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From the Editor

Welcome to PLN 's 12th anniversary issue. PLN first started publishing in 1990 and this marks 12 years and 144 consecutive issues. PLN is the longest publishing independent, prisoner-produced magazine in U.S. history. While we have had our ups and downs over the years we have consistently improved the quality of our content, our size and expanded our readership. These are all goals we will strive for in the coming years. However, our accomplishments to date are very much the work of a group of people who have worked hard and selflessly to make PLN happen. Indeed, if it weren't for their efforts there probably would not be a PLN today.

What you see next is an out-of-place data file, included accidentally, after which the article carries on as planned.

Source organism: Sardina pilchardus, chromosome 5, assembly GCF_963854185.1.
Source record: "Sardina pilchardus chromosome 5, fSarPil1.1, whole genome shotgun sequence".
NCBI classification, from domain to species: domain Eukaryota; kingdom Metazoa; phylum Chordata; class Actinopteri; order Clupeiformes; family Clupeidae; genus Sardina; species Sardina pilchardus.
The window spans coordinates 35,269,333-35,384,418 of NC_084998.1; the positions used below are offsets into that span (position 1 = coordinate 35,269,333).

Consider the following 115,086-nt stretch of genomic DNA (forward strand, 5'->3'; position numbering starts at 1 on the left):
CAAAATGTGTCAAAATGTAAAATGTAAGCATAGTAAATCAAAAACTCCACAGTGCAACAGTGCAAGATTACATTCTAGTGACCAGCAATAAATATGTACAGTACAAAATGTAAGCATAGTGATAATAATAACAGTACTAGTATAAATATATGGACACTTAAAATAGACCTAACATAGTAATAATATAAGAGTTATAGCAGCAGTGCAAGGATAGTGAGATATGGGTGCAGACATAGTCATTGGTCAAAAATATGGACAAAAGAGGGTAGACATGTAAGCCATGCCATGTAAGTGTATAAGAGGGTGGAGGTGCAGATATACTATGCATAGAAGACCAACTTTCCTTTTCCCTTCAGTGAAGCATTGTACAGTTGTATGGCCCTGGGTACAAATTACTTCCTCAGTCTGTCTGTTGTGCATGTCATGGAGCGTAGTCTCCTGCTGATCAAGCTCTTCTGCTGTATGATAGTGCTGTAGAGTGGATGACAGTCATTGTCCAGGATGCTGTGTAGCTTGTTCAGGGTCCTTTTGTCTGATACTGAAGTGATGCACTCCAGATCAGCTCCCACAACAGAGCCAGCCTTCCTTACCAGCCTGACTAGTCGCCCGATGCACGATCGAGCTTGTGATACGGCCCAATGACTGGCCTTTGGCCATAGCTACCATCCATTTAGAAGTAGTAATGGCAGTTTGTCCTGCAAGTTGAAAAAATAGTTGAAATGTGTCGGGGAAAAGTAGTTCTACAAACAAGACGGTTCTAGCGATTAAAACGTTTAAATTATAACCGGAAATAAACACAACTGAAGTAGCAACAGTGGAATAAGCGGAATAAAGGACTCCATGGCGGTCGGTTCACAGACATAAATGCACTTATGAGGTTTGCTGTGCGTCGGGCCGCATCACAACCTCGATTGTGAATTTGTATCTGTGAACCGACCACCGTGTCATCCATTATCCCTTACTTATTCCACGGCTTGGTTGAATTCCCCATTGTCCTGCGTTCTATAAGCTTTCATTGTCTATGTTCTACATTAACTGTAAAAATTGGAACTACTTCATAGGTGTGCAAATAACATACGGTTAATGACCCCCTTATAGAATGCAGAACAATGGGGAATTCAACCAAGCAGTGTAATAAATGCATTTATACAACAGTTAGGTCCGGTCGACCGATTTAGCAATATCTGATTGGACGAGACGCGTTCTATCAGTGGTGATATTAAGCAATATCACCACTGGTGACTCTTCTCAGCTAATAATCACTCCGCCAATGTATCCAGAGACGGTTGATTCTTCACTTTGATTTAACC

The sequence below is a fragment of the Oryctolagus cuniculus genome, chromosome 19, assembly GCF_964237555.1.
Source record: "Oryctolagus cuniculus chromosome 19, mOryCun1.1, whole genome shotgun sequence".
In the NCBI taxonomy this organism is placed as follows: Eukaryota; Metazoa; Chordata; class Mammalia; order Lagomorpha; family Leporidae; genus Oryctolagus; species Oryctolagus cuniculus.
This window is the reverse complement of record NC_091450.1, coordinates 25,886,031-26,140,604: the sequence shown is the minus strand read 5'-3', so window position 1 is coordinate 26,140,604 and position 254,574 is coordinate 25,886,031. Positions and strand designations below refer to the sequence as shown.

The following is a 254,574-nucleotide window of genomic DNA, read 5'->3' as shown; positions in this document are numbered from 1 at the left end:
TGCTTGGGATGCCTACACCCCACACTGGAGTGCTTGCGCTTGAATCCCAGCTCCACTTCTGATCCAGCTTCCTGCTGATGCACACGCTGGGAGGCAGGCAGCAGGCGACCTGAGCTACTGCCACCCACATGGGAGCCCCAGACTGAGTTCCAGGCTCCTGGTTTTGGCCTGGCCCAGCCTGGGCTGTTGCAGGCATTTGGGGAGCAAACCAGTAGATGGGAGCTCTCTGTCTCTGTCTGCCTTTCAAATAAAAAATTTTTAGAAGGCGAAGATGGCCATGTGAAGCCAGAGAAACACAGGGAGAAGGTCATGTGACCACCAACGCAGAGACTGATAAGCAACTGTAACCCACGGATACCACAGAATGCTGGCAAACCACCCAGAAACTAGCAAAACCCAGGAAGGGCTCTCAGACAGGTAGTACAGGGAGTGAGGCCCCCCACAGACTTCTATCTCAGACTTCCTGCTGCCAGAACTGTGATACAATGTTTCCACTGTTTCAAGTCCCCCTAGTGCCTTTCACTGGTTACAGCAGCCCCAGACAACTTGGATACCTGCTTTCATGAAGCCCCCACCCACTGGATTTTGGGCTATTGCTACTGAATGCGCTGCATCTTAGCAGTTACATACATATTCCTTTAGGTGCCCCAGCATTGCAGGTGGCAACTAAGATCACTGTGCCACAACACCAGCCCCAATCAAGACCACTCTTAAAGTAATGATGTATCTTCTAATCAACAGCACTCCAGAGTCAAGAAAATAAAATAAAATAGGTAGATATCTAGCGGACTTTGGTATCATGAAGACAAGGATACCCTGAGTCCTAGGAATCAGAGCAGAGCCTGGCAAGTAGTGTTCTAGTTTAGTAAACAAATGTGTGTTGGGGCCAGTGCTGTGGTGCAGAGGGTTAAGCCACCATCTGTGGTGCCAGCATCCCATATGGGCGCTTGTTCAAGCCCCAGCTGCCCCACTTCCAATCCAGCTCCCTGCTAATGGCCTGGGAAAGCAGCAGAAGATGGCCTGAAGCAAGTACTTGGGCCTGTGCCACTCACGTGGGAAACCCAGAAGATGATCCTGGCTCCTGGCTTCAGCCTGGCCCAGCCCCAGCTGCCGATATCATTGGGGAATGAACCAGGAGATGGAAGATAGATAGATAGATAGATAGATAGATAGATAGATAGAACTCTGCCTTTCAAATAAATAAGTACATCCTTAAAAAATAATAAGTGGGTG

The people who deserve a grateful thank you for keeping PLN going into its thirteenth year include, in no particular order, Hans Sherrer, Allan Parmelee, Don Miniken, Sandy Judd, Thomas Sellman, Jo Wigginton, Linda Novenski, Elizabeth Howard, Virgil Knedlik, Ellen Spertus, Rollin Wright, Dan Axtell, Martin and Rebecca Chaney, and Walter Tillow and the folks at Prompt Press, as well as all of PLN 's writers who provide our content. We also owe many thanks to the lawyers who have provided PLN with counsel on everything ranging from taxes to intellectual property issues and who have represented us in censorship and public records litigation to ensure we can both get the information we need to report as well as ensuring our prisoner readers get PLN . This includes: Michael Gendler, Roger Madison, Bob Cumbow, David Zuckerman, Bob Kaplan, David Fathi, Don Evans, Brian Barnard, Bruce Plenk, Marc Blackman, Anne Brick, Don Specter and Heather McKay, Jesse Wing and Tim Ford, Darrell Cochran, Alison Howard and Andy Marr.